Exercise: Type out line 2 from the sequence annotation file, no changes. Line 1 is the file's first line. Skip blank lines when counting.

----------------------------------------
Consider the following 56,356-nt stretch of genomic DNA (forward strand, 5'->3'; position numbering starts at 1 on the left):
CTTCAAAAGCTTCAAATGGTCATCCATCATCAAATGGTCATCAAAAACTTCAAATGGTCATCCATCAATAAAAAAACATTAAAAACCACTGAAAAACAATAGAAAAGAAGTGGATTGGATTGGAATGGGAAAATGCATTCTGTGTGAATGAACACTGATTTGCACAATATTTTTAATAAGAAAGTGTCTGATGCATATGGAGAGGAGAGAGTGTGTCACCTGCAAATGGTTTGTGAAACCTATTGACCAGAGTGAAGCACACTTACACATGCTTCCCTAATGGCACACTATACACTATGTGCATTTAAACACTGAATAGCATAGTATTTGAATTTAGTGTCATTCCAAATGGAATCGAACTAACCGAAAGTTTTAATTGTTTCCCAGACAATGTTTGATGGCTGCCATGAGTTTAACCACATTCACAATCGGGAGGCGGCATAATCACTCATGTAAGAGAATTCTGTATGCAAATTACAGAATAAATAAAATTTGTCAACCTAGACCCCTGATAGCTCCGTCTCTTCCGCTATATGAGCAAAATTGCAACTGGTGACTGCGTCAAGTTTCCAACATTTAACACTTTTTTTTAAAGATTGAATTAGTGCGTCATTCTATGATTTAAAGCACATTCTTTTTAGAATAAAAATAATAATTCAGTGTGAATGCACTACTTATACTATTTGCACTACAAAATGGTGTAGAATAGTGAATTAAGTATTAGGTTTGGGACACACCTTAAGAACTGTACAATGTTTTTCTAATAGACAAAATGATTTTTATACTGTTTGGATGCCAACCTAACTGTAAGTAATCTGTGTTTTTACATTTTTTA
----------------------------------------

CTTCAAAAGCTTCAAATGGTCATCCATCATCAAATGGTCATCAAAAACTTCAAATGGTCATCCATCAATAAAAAAACATTAAAAACCACTGAAAAACAATAGAAAAGAAGTGGATTGGATTGGAATGGGAAAATGCATTCTGTGTGAATGAACACTGATTTGCACAATATTTTTAATAAGAAAGTGTCTGATGCATATGGAGAGGAGAGAGTGTGTCACCTGCAAATGGTTTGTGAAACCTATTGACCAGAGTGAAGCACACTTACACATGCTTCCCTAATGGCACACTATACACTATGTGCATTTAAACACTGAATAGCATAGTATTTGAATTTAGTGTCATTCCAAATGGAATCGAACTAACCGAAAGTTTTAATTGTTTCCCAGACAATGTTTGATGGCTGCCATGAGTTTAACCACATTCACAATCGGGAGGCGGCATAATCACTCATGTAAGAGAATTCTGTATGCAAATTACAGAATAAATAAAATTTGTCAACCTAGACCCCTGATAGCTCCGTCTCTTCCGCTATATGAGCAAAATTGCAACTGGTGACTGCGTCAAGTTTCCAACATTTAACACTTTTTTTTAAAGATTGAATTAGTGCGTCATTCTATGATTTAAAGCACATTCTTTTTAGAATAAAAATAATAATTCAGTGTGAATGCACTACTTATACTATTTGCACTACAAAATGGTGTAGAATAGTGAATTAAGTATTAGGTTTGGGACACACCTTAAGAACTGTACAATGTTTTTCTAATAGACAAAATGATTTTTATACTGTTTGGATGCCAACCTAACTGTAAGTAATCTGTGTTTTTACATTTTTTA